Microsoft (NASDAQ: MSFT) will release test versions of some forthcoming Web-development tools, as well as clarify its strategy for adding application-modeling to its software portfolio, at its TechEd Developers conference this week.
At the show, which begins Tuesday in Orlando, Florida, Microsoft will release beta 2 of Silverlight 2, the second full release of Microsoft’s application-development and delivery platform for Web-based multimedia. Microsoft released the first version of Silverlight last September to compete with Adobe Flash.
The company also will reveal more information about an ambitious project, codenamed Oslo, for adding application-modeling capability across its software — including its Visual Studio developer tools and System Center network-management software — to help organizations create and deploy service-oriented architectures (SOAs).
New technologies and development directions aside, TechEd this year is probably more notable because it is where Microsoft founder and chairman Bill Gates is scheduled to make one of his last public appearances before going part-time at Microsoft.
Gates, who is scheduled to keynote Tuesday morning, will abandon full-time duties at Microsoft at the end of June to focus on his work with The Bill and Melinda Gates Foundation, the philanthropic organization he founded with his wife.
The Silverlight 2 beta, which will have a GoLive license so developers can immediately use it for deploying applications, includes Microsoft’s .NET development framework, giving developers the ability to handle both managed code and Web-development code from within the environment, said Jon Perera, a Microsoft general manager.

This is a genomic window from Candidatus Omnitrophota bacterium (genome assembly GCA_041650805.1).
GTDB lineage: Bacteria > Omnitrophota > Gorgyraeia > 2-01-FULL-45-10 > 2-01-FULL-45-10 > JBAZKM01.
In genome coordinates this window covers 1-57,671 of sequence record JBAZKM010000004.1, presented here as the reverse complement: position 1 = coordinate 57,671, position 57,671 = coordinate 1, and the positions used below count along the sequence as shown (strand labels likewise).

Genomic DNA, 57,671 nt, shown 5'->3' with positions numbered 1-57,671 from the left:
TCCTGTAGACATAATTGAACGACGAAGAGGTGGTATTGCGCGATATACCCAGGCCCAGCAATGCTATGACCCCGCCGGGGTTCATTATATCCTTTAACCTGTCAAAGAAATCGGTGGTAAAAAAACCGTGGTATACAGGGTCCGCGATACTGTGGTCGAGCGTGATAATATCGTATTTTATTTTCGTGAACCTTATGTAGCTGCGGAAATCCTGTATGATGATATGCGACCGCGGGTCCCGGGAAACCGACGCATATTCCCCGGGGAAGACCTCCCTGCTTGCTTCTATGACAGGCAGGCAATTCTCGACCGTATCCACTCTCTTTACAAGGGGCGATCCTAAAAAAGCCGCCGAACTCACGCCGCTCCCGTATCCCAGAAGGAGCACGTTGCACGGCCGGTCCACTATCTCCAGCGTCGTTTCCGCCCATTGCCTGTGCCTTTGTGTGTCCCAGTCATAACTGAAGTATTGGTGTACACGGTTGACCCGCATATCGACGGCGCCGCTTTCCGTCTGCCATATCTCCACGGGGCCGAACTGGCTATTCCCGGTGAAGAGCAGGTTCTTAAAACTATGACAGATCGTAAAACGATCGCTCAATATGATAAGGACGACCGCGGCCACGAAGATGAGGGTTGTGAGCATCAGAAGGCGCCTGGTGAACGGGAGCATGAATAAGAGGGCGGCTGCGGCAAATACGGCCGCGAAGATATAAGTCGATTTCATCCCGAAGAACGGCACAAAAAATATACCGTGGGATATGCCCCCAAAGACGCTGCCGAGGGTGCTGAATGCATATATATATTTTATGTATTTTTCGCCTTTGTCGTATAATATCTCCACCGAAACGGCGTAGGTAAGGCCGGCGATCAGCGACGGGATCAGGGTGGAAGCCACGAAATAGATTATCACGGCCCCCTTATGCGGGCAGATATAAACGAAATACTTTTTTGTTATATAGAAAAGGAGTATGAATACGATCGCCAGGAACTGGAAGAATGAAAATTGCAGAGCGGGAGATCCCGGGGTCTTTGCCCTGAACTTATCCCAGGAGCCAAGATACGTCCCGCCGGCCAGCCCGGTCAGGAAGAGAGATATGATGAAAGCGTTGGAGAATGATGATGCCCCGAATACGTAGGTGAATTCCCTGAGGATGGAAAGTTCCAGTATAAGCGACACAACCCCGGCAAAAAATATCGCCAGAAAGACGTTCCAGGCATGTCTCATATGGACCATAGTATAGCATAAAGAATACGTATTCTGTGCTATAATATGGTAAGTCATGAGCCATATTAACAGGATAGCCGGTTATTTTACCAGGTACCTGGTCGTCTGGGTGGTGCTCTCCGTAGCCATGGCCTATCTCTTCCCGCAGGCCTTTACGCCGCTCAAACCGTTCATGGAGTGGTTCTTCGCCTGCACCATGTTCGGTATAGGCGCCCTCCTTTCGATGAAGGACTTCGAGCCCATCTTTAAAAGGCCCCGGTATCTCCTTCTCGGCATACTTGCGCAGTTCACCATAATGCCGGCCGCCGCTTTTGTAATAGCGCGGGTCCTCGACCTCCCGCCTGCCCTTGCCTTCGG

Developers also can begin using Expression Blend, Microsoft’s Web-design tool, to begin working with the Silverlight 2 beta, the company will unveil at the show.
Another Web-centric technology Microsoft will reveal and give developers a preview of at TechEd is an in-memory data caching technology codenamed Project Velocity. The technology allows data from a database to be made available at the Web-development tier in a Web server, giving an application quicker and more efficient access to data, Perera said. This will improve the performance of Web-based applications, he said.
Eventually, Microsoft plans to integrate the technology from Project Velocity into its ASP.NET Web-development environment and the .NET framework, Perera added.
Microsoft has been guarded with specific information about Project Oslo, which it discussed first publicly last October. On Tuesday the company will reveal that one of the first steps of the project will be to add visual modeling to its Visual Studio development environment, Perera said.
For example, in the next version of Visual Studio Team System, codenamed Rosario, from Oslo may surface as visual modeling capability for application architects, he said.
Microsoft also will unveil that it is working with partners and the industry group the Business Process Alliance to come up with the modeling language for Project Oslo, a move that suggests the company will not create its own proprietary language but instead will work with standards such as BPEL (Business Process Execution Language) that already exist.
Perera stopped short of saying that Microsoft will create an open-source or open-standards-based modeling language, but he did say that “customers are looking for an open and extensible modeling language,” and mentioned Microsoft’s recent trend to be more transparent about its technology in general will continue.
Microsoft is holding its North American TechEd conference in two parts this year as opposed to the one conference it usually holds, with a focus on developers this week in Orlando. Next week the company will hold the conference for IT professionals.